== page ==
After an uncharacteristically hot Download in 2009, Slipknot closed Saturday’s main stage on a high. Thankfully, the band rose to the occasion and absolutely destroyed Donington. “Whatever you think of their masked shenanigans, they’ve probably never played a gig but less intense than a trainwreck and tonight is no exception,” wrote Paul Travers in his 5/5 review. “As Spit It Out sees tens of thousands of maggots sitting down and leaping up en masse, it’s a rather special end to the evening.” This set was truly the stuff of legend.
In 2015, The Darkness – who performed on the main stage at the first Download Festival 12 years previously – played a not-so-surprise set on the Maverick Stage. Edging his way through a packed tent, Justin Hawkins, dressed in a fetching powder blue suit made his way onto the stage brandishing a sword. Opening the set with Barbarian, from their album Last Of Our Kind, the Lowestoft rockers strutted like riff-fuelled peacocks and joined onstage by actual vikings. Three Days Grace couldn’t compete with such Norseplay.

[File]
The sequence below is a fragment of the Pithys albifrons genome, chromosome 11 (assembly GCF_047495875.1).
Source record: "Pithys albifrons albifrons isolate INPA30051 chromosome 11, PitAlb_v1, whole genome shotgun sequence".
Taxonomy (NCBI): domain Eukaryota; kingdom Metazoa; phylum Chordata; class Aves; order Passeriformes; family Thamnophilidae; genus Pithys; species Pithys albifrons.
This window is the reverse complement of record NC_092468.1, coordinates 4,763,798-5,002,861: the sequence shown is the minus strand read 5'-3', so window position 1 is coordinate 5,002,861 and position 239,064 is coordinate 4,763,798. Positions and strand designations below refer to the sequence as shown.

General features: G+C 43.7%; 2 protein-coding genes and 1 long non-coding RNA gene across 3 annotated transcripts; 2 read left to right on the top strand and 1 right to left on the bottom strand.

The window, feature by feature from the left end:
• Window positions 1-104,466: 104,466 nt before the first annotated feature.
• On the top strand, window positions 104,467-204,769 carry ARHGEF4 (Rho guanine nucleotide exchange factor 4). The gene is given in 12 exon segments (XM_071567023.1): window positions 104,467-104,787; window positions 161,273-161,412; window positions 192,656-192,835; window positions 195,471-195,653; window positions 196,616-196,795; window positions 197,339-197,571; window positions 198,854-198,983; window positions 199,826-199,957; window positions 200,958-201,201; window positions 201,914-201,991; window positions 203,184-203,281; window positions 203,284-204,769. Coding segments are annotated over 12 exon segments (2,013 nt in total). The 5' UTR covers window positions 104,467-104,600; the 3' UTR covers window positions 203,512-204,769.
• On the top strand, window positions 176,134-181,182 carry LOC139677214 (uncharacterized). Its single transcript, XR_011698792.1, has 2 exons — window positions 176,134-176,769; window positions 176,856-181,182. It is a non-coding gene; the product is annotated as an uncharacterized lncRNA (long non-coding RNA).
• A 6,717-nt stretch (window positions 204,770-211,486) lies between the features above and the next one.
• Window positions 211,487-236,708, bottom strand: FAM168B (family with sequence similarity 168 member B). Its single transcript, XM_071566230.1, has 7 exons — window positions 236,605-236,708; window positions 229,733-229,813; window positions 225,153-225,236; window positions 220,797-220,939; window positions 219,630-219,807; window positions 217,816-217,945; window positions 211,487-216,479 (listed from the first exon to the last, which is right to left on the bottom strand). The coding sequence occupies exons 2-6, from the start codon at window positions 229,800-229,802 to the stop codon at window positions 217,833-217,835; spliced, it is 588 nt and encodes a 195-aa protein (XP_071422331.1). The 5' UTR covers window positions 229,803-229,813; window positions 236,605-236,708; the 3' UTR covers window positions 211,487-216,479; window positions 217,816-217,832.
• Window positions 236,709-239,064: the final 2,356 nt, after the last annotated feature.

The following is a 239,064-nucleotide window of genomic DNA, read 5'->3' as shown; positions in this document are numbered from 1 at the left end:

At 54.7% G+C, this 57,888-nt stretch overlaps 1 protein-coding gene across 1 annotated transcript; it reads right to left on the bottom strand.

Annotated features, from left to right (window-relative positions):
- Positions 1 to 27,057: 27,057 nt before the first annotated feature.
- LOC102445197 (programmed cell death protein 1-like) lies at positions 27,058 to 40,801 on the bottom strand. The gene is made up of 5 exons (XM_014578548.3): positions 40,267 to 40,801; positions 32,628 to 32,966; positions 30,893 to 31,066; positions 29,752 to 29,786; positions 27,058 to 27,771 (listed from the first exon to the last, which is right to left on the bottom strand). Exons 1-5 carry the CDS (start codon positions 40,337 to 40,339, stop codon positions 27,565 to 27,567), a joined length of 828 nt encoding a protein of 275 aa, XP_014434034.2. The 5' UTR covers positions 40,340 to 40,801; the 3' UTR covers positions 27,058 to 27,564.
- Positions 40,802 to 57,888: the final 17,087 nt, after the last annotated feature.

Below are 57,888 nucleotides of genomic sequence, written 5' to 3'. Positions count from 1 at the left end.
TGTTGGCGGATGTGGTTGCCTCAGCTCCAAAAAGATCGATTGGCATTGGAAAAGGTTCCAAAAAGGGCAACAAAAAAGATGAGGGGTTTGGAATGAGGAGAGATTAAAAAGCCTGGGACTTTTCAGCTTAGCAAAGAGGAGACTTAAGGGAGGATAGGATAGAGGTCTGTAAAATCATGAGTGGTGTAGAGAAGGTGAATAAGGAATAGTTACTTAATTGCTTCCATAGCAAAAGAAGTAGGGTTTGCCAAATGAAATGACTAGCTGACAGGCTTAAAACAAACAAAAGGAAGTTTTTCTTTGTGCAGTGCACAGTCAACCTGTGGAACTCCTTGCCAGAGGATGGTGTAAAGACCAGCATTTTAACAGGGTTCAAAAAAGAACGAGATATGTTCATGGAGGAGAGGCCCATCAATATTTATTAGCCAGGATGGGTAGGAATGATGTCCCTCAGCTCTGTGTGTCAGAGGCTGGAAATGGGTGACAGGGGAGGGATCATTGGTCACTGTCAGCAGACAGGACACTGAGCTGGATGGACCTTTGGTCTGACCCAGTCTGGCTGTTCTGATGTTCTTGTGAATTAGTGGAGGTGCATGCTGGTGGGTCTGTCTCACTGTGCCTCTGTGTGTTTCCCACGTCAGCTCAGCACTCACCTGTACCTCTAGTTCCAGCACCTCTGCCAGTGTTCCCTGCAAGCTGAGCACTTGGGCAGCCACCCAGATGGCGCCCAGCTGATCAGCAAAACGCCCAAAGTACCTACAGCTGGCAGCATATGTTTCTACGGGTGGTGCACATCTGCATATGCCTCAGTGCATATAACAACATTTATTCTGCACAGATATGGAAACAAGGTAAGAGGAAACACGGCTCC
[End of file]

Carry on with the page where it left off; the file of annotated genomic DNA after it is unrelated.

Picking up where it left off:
2018 marked Huntington Beach metallers Avenged Sevenfold's second headline slot at Download, the first being four years previously. With a thumping setlist featuring Hail To The King, Nightmare and Bat Country, the band took the bold move of changing gears with a cover of Pink Floyd’s Wish You Were Here, dedicating the song to the late Anthony Bourdain. They also paid tribute to their late drummer Jimmy ‘The Rev’ Sullivan with an emotionally wrought version of So Far Away. In all, the band easily topped the thrills of their 2017 arena show and by the evening’s close, they’d firmly cemented their place at metal’s top table.
After this quartet’s surprise Christmas 2009 Number One single Killing In The Name, they returned to the UK for their Finsbury Park free ‘victory party’ and the top slot at Download the following summer. The band, who revealed their table tennis prowess in a filmed Kerrang! podcast hours earlier, delivered a combustible set in front of an excitable crowd. They were forced to stop during People Of The Sun to prevent a crush at the barriers. Frontman Zack de la Rocha prefaced Know Your Enemy, noting that, “This isn't about Simon Cowell – it's about what he represents.” Which is high trousers and a vague flattop, presumably.